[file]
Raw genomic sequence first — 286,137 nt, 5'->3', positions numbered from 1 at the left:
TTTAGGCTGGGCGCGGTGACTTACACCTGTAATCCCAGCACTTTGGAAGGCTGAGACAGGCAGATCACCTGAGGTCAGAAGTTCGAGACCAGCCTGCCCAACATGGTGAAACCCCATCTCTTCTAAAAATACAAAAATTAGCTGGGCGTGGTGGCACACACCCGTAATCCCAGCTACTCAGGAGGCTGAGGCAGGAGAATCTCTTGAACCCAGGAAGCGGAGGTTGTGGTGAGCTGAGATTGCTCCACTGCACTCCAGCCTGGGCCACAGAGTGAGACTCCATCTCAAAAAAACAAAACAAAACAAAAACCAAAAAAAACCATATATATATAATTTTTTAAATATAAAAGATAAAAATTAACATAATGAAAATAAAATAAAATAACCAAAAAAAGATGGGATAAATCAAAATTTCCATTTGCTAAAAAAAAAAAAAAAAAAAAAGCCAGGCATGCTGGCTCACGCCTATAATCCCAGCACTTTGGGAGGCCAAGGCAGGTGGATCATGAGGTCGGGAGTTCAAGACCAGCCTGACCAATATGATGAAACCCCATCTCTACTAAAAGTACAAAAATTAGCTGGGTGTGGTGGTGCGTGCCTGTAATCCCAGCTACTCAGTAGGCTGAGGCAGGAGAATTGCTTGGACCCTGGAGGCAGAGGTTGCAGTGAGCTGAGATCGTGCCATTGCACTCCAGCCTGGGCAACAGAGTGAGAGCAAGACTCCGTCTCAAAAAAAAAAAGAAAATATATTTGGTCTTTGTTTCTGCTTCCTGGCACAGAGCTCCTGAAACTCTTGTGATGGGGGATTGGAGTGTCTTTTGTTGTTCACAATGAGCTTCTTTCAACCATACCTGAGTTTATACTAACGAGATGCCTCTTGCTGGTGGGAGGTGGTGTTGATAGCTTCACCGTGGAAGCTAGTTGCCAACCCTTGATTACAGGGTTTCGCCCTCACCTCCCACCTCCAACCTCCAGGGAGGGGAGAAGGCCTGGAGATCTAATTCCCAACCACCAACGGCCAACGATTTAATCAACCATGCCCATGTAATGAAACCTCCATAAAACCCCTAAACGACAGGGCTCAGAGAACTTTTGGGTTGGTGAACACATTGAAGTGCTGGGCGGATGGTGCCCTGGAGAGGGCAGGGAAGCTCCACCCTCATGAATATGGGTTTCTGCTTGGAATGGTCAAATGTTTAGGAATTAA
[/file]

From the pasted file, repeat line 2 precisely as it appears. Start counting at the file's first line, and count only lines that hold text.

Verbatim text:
TTTAGGCTGGGCGCGGTGACTTACACCTGTAATCCCAGCACTTTGGAAGGCTGAGACAGGCAGATCACCTGAGGTCAGAAGTTCGAGACCAGCCTGCCCAACATGGTGAAACCCCATCTCTTCTAAAAATACAAAAATTAGCTGGGCGTGGTGGCACACACCCGTAATCCCAGCTACTCAGGAGGCTGAGGCAGGAGAATCTCTTGAACCCAGGAAGCGGAGGTTGTGGTGAGCTGAGATTGCTCCACTGCACTCCAGCCTGGGCCACAGAGTGAGACTCCATCTCAAAAAAACAAAACAAAACAAAAACCAAAAAAAACCATATATATATAATTTTTTAAATATAAAAGATAAAAATTAACATAATGAAAATAAAATAAAATAACCAAAAAAAGATGGGATAAATCAAAATTTCCATTTGCTAAAAAAAAAAAAAAAAAAAAAGCCAGGCATGCTGGCTCACGCCTATAATCCCAGCACTTTGGGAGGCCAAGGCAGGTGGATCATGAGGTCGGGAGTTCAAGACCAGCCTGACCAATATGATGAAACCCCATCTCTACTAAAAGTACAAAAATTAGCTGGGTGTGGTGGTGCGTGCCTGTAATCCCAGCTACTCAGTAGGCTGAGGCAGGAGAATTGCTTGGACCCTGGAGGCAGAGGTTGCAGTGAGCTGAGATCGTGCCATTGCACTCCAGCCTGGGCAACAGAGTGAGAGCAAGACTCCGTCTCAAAAAAAAAAAGAAAATATATTTGGTCTTTGTTTCTGCTTCCTGGCACAGAGCTCCTGAAACTCTTGTGATGGGGGATTGGAGTGTCTTTTGTTGTTCACAATGAGCTTCTTTCAACCATACCTGAGTTTATACTAACGAGATGCCTCTTGCTGGTGGGAGGTGGTGTTGATAGCTTCACCGTGGAAGCTAGTTGCCAACCCTTGATTACAGGGTTTCGCCCTCACCTCCCACCTCCAACCTCCAGGGAGGGGAGAAGGCCTGGAGATCTAATTCCCAACCACCAACGGCCAACGATTTAATCAACCATGCCCATGTAATGAAACCTCCATAAAACCCCTAAACGACAGGGCTCAGAGAACTTTTGGGTTGGTGAACACATTGAAGTGCTGGGCGGATGGTGCCCTGGAGAGGGCAGGGAAGCTCCACCCTCATGAATATGGGTTTCTGCTTGGAATGGTCAAATGTTTAGGAATTAA